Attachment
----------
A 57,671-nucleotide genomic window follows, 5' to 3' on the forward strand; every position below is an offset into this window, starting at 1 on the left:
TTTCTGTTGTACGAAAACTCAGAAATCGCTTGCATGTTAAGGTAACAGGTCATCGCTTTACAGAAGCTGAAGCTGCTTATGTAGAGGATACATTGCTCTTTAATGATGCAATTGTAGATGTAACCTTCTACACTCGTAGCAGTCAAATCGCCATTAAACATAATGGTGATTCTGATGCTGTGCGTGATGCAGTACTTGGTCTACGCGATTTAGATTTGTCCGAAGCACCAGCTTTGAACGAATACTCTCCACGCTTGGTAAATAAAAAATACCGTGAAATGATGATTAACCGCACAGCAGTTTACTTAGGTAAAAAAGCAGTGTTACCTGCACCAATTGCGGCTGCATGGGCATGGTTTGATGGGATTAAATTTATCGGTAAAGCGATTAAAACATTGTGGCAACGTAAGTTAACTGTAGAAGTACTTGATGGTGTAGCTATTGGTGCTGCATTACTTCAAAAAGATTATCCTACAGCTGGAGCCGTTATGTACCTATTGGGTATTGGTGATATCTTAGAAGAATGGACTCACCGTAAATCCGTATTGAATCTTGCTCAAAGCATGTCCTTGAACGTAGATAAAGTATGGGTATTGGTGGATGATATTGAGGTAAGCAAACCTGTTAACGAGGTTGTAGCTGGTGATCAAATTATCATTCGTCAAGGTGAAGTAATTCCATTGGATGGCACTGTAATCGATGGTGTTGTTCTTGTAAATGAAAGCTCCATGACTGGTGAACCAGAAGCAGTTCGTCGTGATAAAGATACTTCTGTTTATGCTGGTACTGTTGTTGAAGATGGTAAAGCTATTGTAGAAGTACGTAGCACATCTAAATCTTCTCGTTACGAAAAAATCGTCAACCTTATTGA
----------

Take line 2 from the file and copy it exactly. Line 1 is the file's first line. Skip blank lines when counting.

TTTCTGTTGTACGAAAACTCAGAAATCGCTTGCATGTTAAGGTAACAGGTCATCGCTTTACAGAAGCTGAAGCTGCTTATGTAGAGGATACATTGCTCTTTAATGATGCAATTGTAGATGTAACCTTCTACACTCGTAGCAGTCAAATCGCCATTAAACATAATGGTGATTCTGATGCTGTGCGTGATGCAGTACTTGGTCTACGCGATTTAGATTTGTCCGAAGCACCAGCTTTGAACGAATACTCTCCACGCTTGGTAAATAAAAAATACCGTGAAATGATGATTAACCGCACAGCAGTTTACTTAGGTAAAAAAGCAGTGTTACCTGCACCAATTGCGGCTGCATGGGCATGGTTTGATGGGATTAAATTTATCGGTAAAGCGATTAAAACATTGTGGCAACGTAAGTTAACTGTAGAAGTACTTGATGGTGTAGCTATTGGTGCTGCATTACTTCAAAAAGATTATCCTACAGCTGGAGCCGTTATGTACCTATTGGGTATTGGTGATATCTTAGAAGAATGGACTCACCGTAAATCCGTATTGAATCTTGCTCAAAGCATGTCCTTGAACGTAGATAAAGTATGGGTATTGGTGGATGATATTGAGGTAAGCAAACCTGTTAACGAGGTTGTAGCTGGTGATCAAATTATCATTCGTCAAGGTGAAGTAATTCCATTGGATGGCACTGTAATCGATGGTGTTGTTCTTGTAAATGAAAGCTCCATGACTGGTGAACCAGAAGCAGTTCGTCGTGATAAAGATACTTCTGTTTATGCTGGTACTGTTGTTGAAGATGGTAAAGCTATTGTAGAAGTACGTAGCACATCTAAATCTTCTCGTTACGAAAAAATCGTCAACCTTATTGA